6. How can we meet the Home Offices' Right to Work Checks during Covid-19 when a non-EU employee receives their Tier 2 (General) extension approval and Biometric Card during lock-down?

Prior to Covid-19, on receipt of their Biometric Card, the Employee would provide the original Biometric Card to their employer, who would check the document in their presence, make and retain a clear copy of the document, and record the date and the person who made the check.

 As of 30 March 2020 and until further notice, the Home Office has issued ‘Temporary Covid-19 – Right to Work Check guidance'. Where  an employer is not able to physically see the Employee’s original Biometric Card, they will not be breaching their Right to Work Check requirements or be subject to civil penalties of up to £20,000, as long as the following interim checks have been carried out and documented correctly:

  • The Employee should send a scanned copy of the front and back of their Biometric Card to the employer,
  • The employer should arrange a video call with the Employee, and the Employee should show their Biometric Card to the camera. The employer should check the details against the scanned digital copy and verify the Employee’s physical appearance against the photograph on the Biometric Card.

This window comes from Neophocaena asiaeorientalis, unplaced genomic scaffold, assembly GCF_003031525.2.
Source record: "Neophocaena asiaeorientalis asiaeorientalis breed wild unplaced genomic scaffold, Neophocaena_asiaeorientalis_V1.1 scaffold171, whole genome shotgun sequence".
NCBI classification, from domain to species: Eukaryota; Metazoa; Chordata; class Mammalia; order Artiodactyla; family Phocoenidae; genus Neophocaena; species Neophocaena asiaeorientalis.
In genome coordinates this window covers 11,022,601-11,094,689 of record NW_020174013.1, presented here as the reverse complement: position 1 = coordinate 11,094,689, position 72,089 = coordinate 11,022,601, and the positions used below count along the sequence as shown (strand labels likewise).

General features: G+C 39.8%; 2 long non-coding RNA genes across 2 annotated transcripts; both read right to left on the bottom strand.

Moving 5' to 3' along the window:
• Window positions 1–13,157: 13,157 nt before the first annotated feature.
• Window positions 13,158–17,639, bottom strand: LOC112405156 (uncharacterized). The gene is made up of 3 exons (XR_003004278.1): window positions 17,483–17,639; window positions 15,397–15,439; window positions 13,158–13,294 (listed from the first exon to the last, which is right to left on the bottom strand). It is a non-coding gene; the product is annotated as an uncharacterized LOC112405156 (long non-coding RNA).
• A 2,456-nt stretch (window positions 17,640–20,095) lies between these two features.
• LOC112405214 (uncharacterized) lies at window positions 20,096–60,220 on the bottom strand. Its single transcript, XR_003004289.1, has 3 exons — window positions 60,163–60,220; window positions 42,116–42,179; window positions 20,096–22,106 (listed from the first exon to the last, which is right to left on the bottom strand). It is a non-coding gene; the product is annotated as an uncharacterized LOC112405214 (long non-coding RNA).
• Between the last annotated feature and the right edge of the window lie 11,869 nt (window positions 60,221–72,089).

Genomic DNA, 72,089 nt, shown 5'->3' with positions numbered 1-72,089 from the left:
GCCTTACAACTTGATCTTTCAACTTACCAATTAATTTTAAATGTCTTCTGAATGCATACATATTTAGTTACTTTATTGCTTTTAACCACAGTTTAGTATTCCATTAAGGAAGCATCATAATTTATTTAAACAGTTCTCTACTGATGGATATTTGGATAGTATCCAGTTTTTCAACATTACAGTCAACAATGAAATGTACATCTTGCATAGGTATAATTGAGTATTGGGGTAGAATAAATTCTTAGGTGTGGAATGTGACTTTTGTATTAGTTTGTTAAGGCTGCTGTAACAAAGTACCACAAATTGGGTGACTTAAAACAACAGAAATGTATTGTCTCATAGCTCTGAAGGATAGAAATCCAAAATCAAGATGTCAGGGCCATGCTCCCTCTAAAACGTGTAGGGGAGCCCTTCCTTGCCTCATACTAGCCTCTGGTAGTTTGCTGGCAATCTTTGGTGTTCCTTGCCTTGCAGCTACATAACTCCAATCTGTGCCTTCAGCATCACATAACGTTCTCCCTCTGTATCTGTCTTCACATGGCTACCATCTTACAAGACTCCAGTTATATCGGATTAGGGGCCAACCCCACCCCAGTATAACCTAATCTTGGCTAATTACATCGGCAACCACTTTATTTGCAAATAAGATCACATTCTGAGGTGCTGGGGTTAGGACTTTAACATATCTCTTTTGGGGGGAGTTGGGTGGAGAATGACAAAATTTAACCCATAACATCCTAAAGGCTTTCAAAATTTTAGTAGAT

• The employer must record the date this check was made and mark it accordingly as “adjusted check undertaken on [insert date] due to COVID-19”. The person who conducted the check must print their name, sign and date each page of the Biometric Card scan.
  • During the video call, the employer can also use the online right to work checking service and complete the online form. Please note the Employee must give the employer permission to view their details, and we recommend obtaining written confirmation of consent.
  • In the event the Employee cannot provide any of the required documents via the methods mentioned above, Employees with a valid Biometric Card or who hold EU Settlement Scheme Status can still use the online right to work checking service during a video call with the Employer.  Please note again the Employee must give the employer permission to view their details, and we recommend obtaining written confirmation of consent.

Be aware that the Home Office has stated they will inform users (via its website) when the Temporary Covid 19 Right to Works Checks will end. After that date, the employer must see and take a copy of the Employee’s original Biometric Card. On this copy they must record the following check:

“The individual’s contract commenced on [insert date]. The prescribed right to work check was undertaken on [insert date] due to COVID-19 and this is the follow up check which has been carried out within 8 weeks of the Covid-19 measures ending.”

The person who conducts this check must print their name, sign and date each page of the copied Biometric Card.